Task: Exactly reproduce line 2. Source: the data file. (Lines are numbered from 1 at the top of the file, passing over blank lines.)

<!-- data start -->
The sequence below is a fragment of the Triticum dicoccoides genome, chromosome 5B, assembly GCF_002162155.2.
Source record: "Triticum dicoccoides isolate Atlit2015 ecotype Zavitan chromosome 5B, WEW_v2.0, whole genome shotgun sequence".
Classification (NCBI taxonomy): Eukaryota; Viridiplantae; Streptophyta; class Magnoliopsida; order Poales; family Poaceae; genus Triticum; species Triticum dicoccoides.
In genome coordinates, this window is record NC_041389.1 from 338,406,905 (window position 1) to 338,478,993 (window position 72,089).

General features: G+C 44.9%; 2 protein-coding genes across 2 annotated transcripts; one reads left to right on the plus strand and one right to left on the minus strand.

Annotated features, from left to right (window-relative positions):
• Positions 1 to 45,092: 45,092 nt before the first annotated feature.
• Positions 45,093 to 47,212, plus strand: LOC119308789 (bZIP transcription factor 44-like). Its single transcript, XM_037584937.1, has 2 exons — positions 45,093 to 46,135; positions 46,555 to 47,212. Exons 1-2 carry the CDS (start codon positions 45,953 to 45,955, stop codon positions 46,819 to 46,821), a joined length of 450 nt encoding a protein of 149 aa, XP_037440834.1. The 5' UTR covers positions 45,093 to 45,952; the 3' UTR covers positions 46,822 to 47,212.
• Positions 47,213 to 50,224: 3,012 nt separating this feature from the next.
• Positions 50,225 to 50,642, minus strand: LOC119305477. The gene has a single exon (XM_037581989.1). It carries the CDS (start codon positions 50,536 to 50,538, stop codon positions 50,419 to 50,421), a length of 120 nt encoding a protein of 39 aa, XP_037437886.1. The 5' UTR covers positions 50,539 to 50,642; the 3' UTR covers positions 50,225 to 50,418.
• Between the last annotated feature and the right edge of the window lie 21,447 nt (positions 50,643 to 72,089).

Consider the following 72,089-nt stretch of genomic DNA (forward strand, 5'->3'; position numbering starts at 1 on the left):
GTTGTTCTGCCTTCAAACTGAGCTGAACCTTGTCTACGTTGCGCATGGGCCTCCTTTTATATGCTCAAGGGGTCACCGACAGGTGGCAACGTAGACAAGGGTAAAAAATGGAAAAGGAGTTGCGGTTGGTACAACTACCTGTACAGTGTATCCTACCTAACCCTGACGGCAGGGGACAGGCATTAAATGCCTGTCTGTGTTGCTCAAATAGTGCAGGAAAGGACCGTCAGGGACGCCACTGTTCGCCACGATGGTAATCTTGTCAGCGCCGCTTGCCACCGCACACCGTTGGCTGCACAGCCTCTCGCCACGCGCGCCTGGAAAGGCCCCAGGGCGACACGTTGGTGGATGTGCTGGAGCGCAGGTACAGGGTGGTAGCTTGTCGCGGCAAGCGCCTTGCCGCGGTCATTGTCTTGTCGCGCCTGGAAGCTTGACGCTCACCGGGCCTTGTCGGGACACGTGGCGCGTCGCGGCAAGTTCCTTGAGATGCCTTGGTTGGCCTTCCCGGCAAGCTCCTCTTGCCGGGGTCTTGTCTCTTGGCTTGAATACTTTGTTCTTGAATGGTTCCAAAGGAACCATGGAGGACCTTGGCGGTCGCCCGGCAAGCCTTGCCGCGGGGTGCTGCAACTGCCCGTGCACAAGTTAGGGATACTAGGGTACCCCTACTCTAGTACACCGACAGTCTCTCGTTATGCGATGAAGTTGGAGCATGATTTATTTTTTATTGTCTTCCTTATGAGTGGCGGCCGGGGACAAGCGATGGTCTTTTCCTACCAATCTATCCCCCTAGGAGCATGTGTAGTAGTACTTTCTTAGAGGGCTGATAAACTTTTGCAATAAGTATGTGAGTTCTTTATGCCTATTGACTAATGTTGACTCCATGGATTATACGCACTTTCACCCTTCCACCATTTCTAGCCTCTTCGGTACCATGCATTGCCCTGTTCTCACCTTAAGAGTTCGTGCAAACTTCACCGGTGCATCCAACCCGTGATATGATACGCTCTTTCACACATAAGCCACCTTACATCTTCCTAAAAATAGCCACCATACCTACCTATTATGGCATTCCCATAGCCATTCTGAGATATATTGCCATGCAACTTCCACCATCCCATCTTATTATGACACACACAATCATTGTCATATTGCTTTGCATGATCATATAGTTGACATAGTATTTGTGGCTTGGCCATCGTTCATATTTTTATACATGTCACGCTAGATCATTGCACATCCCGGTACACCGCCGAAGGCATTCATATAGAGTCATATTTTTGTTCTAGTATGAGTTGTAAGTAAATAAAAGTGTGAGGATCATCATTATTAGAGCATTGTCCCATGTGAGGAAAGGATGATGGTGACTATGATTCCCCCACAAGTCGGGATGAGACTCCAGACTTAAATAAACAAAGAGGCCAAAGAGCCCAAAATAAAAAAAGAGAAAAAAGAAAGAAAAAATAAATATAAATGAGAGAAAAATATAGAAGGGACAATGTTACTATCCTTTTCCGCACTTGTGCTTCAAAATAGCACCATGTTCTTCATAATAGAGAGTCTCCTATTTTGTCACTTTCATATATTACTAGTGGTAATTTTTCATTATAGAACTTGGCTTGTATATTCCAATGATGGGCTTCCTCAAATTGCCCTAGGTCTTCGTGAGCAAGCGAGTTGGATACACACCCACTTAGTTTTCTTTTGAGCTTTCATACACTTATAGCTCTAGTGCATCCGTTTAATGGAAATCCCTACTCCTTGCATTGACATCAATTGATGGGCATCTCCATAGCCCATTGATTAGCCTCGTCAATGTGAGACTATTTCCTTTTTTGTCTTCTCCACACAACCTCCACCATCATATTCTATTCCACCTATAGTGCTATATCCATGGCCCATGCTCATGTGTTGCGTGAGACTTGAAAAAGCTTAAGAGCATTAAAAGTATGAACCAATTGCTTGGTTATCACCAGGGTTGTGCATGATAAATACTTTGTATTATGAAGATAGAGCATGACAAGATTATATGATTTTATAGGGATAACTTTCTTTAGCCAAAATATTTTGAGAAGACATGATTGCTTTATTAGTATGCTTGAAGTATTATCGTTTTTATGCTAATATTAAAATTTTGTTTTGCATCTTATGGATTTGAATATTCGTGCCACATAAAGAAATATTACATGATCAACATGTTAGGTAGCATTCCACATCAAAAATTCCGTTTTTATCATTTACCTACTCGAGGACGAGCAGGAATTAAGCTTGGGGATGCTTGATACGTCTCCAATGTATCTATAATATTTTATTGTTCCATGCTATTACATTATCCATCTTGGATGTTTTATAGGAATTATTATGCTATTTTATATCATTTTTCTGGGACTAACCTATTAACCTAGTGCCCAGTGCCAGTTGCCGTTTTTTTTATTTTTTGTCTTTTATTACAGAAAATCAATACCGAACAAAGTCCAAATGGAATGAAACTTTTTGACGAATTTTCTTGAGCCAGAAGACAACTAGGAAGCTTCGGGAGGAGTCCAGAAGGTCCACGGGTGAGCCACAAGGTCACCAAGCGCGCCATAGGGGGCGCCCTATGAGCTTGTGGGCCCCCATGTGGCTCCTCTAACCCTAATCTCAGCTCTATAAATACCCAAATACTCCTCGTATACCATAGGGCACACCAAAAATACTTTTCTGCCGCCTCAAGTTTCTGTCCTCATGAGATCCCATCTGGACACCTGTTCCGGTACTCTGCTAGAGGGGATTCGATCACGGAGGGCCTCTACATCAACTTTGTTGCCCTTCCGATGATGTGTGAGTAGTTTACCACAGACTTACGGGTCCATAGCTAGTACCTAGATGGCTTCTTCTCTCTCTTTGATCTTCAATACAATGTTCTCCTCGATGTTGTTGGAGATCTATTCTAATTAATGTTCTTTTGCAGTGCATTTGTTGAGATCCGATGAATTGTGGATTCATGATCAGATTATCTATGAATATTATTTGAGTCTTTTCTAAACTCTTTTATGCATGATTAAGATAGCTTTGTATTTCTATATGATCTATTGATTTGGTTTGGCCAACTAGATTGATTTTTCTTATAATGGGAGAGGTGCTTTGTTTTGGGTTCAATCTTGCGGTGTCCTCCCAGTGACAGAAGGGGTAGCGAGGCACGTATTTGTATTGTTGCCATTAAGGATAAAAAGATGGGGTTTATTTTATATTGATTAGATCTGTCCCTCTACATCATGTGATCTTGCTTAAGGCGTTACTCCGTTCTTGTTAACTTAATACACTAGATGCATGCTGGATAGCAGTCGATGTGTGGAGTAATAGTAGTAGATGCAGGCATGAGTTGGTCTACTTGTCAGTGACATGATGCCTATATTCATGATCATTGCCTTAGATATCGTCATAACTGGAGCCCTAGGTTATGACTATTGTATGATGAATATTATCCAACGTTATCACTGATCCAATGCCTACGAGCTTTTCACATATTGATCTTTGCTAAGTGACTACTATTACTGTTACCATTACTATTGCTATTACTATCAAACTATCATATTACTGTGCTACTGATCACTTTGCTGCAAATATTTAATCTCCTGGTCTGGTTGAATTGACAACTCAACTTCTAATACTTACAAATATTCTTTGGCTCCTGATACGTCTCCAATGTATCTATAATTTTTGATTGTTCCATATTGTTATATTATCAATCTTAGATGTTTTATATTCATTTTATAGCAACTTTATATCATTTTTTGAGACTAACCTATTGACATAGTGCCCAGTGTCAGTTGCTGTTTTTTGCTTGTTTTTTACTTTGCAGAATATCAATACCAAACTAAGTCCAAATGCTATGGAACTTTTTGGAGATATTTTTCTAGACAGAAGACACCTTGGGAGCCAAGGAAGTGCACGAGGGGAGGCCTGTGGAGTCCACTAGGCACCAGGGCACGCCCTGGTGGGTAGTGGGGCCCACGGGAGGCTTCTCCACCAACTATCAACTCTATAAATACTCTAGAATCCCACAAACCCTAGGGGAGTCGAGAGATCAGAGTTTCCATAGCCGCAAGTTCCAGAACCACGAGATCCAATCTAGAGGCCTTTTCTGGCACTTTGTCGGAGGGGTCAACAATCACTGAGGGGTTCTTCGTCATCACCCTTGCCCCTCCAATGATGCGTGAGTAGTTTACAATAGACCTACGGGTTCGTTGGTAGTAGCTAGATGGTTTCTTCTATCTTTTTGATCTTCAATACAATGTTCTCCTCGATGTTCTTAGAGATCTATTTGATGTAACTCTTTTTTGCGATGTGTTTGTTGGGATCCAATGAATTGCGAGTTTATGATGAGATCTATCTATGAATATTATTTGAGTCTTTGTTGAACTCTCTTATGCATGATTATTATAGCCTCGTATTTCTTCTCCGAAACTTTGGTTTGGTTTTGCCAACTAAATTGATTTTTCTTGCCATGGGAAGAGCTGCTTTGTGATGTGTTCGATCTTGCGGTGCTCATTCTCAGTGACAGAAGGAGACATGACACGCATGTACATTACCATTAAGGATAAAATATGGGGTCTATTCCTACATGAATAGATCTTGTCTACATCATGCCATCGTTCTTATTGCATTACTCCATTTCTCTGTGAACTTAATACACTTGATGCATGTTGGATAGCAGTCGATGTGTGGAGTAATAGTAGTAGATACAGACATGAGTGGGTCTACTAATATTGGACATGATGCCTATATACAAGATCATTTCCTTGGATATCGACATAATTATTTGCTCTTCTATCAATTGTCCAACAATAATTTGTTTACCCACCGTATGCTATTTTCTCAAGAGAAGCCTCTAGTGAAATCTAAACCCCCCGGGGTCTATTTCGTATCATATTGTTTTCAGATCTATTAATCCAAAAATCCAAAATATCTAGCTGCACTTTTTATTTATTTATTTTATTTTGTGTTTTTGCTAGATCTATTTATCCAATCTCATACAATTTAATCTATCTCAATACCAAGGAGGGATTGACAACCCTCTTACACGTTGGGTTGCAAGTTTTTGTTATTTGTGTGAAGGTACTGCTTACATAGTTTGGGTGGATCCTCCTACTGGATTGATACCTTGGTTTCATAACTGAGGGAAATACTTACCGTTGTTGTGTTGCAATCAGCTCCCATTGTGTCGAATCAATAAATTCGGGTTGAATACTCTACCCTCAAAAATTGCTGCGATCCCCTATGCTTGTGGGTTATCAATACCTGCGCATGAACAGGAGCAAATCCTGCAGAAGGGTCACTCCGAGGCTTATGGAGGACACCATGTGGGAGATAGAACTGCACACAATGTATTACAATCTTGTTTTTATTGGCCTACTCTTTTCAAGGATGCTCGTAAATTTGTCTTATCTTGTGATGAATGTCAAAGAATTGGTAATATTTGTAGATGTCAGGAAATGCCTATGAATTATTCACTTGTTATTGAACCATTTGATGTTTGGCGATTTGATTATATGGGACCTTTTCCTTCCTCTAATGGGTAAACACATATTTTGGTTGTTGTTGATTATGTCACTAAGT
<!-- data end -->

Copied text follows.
Source record: "Triticum dicoccoides isolate Atlit2015 ecotype Zavitan chromosome 5B, WEW_v2.0, whole genome shotgun sequence".